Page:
“It’s very difficult to show up at dance class and expect that it’s going to work for you, that the person teaching is not going to freak out, and will be able to teach in a way that someone like me can translate the material,” says artistic direct Judith Smith, who has been wheelchair-bound since a car accident at age 17. And yet, movement has immense rewards for those who have experienced debilitating losses. Scheuneman says that after severely injuring his neck in 1995, “dance helped me understand my new body and improved my ability to navigate in a wheelchair.”
AXIS’ process isn’t much different from that of other modern repertory groups: They use the same improvisational activities, the same weight-sharing exercises, as you’d find at any other company. “There’s just a learning curve with figuring out how somebody in a wheelchair moves, or what our balance issues are, or how crutches work,” says Smith.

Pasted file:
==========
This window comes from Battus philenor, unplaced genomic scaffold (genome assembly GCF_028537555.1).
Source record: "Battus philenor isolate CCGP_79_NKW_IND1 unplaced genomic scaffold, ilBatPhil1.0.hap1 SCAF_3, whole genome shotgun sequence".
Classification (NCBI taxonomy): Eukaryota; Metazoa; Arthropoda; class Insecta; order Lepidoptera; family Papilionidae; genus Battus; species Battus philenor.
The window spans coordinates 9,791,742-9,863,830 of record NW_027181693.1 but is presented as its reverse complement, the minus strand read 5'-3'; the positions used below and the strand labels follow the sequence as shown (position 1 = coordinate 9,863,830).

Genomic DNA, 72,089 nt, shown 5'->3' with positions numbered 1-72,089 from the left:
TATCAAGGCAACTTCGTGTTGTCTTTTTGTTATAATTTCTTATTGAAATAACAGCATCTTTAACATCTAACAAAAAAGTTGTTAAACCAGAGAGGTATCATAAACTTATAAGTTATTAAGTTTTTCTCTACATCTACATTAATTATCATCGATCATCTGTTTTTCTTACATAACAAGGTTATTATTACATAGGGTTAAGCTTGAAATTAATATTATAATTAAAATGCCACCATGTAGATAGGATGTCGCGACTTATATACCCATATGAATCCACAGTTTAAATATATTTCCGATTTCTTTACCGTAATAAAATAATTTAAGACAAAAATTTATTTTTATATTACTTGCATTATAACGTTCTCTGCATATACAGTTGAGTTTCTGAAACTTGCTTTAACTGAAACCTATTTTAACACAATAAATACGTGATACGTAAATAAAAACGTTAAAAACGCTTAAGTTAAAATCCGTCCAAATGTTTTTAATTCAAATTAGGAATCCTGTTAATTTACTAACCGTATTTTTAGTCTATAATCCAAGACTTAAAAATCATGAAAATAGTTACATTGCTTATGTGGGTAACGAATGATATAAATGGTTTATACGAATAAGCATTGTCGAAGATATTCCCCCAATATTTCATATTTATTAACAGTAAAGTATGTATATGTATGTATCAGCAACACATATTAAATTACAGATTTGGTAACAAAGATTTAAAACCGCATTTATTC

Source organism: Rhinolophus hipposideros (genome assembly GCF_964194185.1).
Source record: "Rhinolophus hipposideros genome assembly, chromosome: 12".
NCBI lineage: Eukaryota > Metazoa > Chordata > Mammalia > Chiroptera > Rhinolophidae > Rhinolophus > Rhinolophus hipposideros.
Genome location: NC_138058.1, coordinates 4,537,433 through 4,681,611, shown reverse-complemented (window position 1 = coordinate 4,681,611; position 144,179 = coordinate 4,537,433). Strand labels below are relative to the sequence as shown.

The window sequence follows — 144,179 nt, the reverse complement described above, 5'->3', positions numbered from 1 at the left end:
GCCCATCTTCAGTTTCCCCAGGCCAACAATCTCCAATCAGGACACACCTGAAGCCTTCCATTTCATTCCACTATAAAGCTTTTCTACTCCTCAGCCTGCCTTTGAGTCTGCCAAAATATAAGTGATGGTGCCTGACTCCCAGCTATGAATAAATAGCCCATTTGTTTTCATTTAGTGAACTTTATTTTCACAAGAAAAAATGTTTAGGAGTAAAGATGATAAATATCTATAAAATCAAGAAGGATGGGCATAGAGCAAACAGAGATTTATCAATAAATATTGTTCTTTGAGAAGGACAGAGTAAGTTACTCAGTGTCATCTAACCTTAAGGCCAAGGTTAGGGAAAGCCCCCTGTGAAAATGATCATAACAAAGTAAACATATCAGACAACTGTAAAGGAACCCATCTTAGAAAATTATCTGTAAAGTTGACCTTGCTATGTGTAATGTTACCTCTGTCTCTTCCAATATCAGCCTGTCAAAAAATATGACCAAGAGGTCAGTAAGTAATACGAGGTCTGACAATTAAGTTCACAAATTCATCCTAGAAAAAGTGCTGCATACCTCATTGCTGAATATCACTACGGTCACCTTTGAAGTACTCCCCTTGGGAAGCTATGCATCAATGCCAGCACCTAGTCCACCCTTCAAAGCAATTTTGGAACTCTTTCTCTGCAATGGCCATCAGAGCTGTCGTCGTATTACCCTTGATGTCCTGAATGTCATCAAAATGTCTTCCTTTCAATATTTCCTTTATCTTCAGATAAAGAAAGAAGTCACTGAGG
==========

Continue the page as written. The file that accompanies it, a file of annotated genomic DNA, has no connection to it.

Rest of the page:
That’s part of where AXIS’ rich movement vocabulary comes from. “When you have a cast of people who move differently and use adaptive equipment, you have this incredibly varied spectrum of movement to steal from,” says Sophie Stanley, a nondisabled dancer. “It could be the way Dwayne’s wheelchair swoops in a big, circular motion. I might want to emulate that beautiful curve.”
But rather than just celebrating the integration of disabled dancers with nondisabled dancers, AXIS values each individual. “Every company is different,” Scheuneman says. “I bring my wheelchair to the group, that’s my offering. But everyone has a background. Mine is just more obvious.” Stanley adds: “It’s not about there being this one type of person and this other type of person. It’s about five or six very different people coming together to create something.”